Every year we get periods of extreme temperatures. Although 2021 is not a ‘normal’ year as far as workplaces are concerned, an employer has the same obligations towards staff welfare.
The question all employers should be considering (and employees will be asking) is:
Is it too hot to work?
So, we have to consider whether there is a maximum working temperature. This being a temperature above which it is not acceptable for employers to expect employees to work (and employees should expect to have to work in).
As usual, I head straight for the legislation which, as you would expect, differs depending on whether you are in Great Britain or Northern Ireland:
- The Workplace (Health, Safety and Welfare) Regulations 1992 in Great Britain, and
- The Workplace (Health, Safety and Welfare) Regulations (Northern Ireland) 1993
However, in both pieces of legislation, it is Regulation 7 that says:
During working hours, the temperature in all workplaces inside buildings shall be reasonable.
So, what does reasonable actually mean? The next step is to look at the guidance on this legislation, found in the relevant Approved Codes of Practice on the Health and Safety Executive (HSE) and Health and Safety Executive (Northern Ireland) (HSENI) Websites. Whilst the Websites may be different, the guidance is the same:
‘The temperature in a workplace should normally be at least 16 degrees Celsius. If work involves rigorous physical effort, the temperature should be at least 13 degrees Celsius’
In short, the legislation in Great Britain and Northern Ireland only covers minimum working temperatures.
However, the above guidelines then point to the HSE Website that describes ‘thermal comfort’. This is defined as ‘a person’s state of mind in terms of whether they feel too hot or too cold’. It used to say that an accepted zone of thermal comfort for most people in the UK lies between 13°C (56°F) and 30°C (86°F), with acceptable temperatures for more strenuous work activities concentrated towards the bottom end of the range, and more sedentary activities towards the higher end.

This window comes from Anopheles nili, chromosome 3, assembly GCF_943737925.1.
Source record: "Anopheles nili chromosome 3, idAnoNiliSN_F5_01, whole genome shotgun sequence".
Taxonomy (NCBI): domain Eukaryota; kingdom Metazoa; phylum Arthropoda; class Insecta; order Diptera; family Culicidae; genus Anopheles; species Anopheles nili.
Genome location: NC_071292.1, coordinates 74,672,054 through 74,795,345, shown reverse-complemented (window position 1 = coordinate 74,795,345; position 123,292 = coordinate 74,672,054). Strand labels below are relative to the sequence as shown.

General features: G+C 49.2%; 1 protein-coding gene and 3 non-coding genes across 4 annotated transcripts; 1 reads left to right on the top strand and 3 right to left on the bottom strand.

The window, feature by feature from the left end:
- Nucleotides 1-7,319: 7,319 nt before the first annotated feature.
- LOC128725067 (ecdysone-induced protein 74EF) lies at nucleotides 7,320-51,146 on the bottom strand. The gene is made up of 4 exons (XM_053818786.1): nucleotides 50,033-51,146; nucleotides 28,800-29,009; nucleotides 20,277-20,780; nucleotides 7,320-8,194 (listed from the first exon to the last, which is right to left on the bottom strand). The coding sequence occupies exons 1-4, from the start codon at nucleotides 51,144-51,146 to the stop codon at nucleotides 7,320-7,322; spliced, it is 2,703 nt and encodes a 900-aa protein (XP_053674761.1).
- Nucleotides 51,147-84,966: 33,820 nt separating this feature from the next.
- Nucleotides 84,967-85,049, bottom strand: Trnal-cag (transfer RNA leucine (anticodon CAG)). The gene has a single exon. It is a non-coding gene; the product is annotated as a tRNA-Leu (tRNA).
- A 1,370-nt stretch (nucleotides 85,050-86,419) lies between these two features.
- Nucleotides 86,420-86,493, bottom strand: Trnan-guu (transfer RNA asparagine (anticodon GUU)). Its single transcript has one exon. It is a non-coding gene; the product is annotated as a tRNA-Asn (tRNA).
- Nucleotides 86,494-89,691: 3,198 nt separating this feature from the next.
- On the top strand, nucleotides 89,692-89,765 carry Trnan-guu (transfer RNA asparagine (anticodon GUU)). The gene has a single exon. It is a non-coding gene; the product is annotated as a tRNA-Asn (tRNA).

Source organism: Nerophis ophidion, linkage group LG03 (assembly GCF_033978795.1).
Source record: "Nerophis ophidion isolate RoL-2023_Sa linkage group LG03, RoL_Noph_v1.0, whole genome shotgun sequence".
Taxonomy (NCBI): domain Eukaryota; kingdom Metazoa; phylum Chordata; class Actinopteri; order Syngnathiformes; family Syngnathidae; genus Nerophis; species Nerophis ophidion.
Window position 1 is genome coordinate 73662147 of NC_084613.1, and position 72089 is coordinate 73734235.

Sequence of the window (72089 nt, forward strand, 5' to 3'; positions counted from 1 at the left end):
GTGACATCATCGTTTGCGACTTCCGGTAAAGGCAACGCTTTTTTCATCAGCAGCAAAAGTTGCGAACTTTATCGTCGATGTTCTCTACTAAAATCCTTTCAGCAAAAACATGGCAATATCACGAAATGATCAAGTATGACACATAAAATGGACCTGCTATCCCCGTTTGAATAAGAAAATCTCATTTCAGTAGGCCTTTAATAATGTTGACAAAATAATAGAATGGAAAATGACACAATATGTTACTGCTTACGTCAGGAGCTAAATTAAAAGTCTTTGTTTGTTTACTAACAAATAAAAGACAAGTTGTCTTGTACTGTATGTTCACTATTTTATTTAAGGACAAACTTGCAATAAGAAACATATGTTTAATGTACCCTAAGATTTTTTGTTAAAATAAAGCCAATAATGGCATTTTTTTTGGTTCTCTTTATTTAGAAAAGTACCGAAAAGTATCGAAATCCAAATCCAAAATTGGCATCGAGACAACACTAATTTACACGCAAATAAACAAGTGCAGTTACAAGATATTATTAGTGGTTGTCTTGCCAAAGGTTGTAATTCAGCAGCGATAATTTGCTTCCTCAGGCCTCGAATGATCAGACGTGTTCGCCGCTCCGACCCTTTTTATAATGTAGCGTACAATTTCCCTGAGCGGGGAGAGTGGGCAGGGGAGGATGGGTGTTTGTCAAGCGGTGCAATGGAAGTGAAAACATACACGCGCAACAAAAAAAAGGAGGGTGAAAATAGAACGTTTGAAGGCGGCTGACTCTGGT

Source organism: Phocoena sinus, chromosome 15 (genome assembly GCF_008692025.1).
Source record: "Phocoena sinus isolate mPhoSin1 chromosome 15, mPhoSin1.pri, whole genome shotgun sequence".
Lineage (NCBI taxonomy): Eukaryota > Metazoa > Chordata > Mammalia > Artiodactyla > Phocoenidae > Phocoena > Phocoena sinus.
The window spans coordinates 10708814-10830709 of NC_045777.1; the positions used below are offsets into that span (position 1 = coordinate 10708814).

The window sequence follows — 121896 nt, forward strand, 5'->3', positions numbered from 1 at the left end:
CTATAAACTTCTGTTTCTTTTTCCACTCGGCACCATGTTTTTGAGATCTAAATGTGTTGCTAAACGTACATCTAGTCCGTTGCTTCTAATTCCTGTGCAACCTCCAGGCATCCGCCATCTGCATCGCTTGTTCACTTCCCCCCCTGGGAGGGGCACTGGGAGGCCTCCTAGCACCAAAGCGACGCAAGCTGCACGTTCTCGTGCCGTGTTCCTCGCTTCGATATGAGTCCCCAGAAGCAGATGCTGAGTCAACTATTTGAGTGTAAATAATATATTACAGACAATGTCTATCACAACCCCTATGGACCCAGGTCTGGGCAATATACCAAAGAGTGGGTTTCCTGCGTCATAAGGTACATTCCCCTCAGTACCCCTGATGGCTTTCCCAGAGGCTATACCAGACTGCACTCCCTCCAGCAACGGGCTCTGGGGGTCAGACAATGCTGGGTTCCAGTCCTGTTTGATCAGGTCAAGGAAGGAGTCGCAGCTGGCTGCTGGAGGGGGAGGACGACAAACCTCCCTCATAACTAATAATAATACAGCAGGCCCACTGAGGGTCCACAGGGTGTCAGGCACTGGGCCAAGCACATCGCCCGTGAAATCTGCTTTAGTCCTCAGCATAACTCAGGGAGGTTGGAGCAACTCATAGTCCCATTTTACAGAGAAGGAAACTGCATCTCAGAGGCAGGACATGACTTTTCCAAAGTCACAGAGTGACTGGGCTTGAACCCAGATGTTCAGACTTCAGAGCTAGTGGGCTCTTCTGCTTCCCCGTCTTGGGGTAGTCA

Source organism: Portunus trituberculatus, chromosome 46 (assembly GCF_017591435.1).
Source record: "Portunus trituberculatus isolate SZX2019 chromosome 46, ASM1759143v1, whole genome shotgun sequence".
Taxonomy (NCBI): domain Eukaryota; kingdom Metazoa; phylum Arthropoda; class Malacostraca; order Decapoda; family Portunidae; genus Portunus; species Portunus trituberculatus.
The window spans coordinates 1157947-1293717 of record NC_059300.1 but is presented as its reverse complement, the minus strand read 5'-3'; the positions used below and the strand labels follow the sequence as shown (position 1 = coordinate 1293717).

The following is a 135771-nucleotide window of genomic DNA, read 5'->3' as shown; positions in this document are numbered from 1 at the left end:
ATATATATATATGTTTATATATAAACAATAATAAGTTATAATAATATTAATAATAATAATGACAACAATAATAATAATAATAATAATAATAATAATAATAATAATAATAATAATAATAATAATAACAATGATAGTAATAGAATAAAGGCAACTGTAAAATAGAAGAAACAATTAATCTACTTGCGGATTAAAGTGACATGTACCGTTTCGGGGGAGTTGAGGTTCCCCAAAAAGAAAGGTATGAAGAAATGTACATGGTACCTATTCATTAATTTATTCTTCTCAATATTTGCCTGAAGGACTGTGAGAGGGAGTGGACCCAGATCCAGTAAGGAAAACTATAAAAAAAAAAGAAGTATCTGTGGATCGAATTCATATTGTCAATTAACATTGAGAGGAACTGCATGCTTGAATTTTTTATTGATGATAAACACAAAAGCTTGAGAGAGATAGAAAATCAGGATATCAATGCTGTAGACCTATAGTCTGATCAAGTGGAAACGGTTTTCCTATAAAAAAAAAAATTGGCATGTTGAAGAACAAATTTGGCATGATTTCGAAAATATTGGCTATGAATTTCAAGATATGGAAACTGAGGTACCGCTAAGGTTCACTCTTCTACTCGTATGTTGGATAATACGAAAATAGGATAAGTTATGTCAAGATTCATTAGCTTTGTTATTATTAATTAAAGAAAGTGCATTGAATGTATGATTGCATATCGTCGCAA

Now, more emphasis seems to be on the employer’s responsibility for managing thermal comfort, as per the Management of Health and Safety at Work Regulations 1999 and 2000 Northern Ireland equivalent.
So, in light of the obligations under these Regulations, I thought I would point employers to some guidance, particularly relevant at this time – note that thermal comfort is the same UK-wide, so the links to the HSE Website in Great Britain apply equally in Northern Ireland:
- What is thermal comfort?
- What are the six factors of determining thermal comfort?
- Measuring thermal comfort
- Controlling thermal comfort
On the last link, look at eth bottom for the handy ‘Thermal Comfort Checklist’ that can be downloaded in order to carry out thermal comfort risk assessments.
Also note that the Management Regulations apply to some self-employed – so, employers should think of their responsibility as being to workers rather than just employees.
It is really important that employers are aware of thermal comfort and consult with employees or their representatives to establish ways of coping with high temperatures. After all, failure to do so is against the Management Regulations.
This article is written by Ian Holloway, a highly respected payroll practitioner, writer, advisor and trainer at i-Realise. Ian has worked in the payroll profession for over 30 years. He has developed exceptional 360-degree insight into payroll’s challenges and the impact of relevant legislation – having worked for both in-house payroll teams, software providers and as a payroll lecturer, writer and government advisor.